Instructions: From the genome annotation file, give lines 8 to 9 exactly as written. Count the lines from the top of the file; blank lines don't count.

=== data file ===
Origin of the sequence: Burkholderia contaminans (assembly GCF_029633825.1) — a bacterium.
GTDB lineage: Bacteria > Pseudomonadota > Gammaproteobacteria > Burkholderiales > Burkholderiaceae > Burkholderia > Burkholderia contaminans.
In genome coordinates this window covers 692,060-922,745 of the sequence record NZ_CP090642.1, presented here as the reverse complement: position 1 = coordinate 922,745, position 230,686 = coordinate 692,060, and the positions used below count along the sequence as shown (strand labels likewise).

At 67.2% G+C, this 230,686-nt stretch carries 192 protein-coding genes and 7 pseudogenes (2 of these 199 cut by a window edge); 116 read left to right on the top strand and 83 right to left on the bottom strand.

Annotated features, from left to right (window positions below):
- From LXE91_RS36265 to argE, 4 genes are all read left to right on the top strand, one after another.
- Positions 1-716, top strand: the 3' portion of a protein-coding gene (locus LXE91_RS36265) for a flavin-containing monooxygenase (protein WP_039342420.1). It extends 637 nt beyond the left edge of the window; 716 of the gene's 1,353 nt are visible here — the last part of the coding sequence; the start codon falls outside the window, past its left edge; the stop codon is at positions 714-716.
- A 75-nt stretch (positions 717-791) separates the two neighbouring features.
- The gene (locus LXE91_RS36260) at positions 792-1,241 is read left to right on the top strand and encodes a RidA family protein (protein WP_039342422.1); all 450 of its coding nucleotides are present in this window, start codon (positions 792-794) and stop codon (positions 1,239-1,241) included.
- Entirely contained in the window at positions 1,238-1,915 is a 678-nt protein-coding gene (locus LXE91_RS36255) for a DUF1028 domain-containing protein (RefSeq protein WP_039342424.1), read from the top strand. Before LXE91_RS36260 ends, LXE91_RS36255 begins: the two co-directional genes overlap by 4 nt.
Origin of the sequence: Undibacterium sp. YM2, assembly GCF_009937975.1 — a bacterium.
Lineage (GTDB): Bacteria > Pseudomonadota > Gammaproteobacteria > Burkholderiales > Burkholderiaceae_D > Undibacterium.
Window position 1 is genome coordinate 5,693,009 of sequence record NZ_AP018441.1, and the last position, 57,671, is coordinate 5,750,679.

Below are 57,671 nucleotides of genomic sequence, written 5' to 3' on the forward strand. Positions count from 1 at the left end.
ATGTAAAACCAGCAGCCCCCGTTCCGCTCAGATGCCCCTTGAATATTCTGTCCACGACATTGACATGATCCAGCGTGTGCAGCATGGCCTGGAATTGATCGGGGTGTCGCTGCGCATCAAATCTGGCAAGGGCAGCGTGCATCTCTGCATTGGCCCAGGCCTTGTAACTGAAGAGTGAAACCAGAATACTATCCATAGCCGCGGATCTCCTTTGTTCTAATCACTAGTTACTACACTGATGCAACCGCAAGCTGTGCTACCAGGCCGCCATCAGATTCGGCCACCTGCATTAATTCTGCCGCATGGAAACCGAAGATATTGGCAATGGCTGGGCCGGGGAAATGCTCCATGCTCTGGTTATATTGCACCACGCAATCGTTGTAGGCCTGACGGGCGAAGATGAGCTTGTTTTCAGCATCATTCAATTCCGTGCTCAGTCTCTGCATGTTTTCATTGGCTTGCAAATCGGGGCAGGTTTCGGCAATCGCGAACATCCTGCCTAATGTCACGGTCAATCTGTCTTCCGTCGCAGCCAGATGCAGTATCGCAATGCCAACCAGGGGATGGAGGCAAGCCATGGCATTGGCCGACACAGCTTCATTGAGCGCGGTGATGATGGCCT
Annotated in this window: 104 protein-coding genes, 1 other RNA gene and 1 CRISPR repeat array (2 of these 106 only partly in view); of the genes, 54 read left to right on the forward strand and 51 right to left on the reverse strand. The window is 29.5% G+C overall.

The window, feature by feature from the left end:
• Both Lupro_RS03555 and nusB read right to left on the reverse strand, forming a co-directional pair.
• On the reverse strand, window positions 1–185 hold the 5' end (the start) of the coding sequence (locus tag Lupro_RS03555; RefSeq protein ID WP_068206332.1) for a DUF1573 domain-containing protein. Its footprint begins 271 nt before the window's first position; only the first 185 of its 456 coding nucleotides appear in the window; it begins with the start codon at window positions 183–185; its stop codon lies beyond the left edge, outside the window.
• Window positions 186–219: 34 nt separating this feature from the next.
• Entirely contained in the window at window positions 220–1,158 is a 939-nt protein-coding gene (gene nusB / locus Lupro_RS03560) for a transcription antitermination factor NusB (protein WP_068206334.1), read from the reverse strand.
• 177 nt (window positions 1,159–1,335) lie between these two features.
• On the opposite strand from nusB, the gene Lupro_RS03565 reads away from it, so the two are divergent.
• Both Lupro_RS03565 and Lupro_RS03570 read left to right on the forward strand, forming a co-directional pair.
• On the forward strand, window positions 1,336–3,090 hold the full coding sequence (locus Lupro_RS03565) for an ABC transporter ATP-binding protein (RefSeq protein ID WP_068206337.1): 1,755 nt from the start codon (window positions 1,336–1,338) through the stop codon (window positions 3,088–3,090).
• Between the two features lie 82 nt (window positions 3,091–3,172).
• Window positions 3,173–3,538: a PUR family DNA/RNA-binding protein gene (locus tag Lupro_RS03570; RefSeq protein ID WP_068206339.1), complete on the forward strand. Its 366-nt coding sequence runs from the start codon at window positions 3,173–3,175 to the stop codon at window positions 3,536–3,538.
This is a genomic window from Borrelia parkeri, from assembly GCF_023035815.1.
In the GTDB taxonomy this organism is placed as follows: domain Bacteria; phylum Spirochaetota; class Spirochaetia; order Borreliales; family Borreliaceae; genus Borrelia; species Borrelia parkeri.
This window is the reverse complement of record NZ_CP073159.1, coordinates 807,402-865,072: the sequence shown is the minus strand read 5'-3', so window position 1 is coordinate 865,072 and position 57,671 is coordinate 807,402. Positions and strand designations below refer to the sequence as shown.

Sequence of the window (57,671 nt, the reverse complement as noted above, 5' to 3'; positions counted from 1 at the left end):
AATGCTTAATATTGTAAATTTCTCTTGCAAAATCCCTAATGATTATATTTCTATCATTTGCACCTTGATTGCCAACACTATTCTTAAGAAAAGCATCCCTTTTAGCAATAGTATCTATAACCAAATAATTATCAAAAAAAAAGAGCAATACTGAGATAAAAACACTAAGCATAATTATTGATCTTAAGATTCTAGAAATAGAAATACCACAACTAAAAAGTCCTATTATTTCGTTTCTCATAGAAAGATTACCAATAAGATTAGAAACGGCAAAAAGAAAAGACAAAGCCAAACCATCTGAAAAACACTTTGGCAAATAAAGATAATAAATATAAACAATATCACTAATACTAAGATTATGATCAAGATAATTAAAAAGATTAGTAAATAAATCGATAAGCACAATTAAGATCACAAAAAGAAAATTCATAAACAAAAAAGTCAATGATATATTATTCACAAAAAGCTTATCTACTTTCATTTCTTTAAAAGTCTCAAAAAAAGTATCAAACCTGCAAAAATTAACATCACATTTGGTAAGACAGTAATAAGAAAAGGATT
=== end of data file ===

- A 75-nt stretch (positions 717-791) separates the two neighbouring features.
- The gene (locus LXE91_RS36260) at positions 792-1,241 is read left to right on the top strand and encodes a RidA family protein (protein WP_039342422.1); all 450 of its coding nucleotides are present in this window, start codon (positions 792-794) and stop codon (positions 1,239-1,241) included.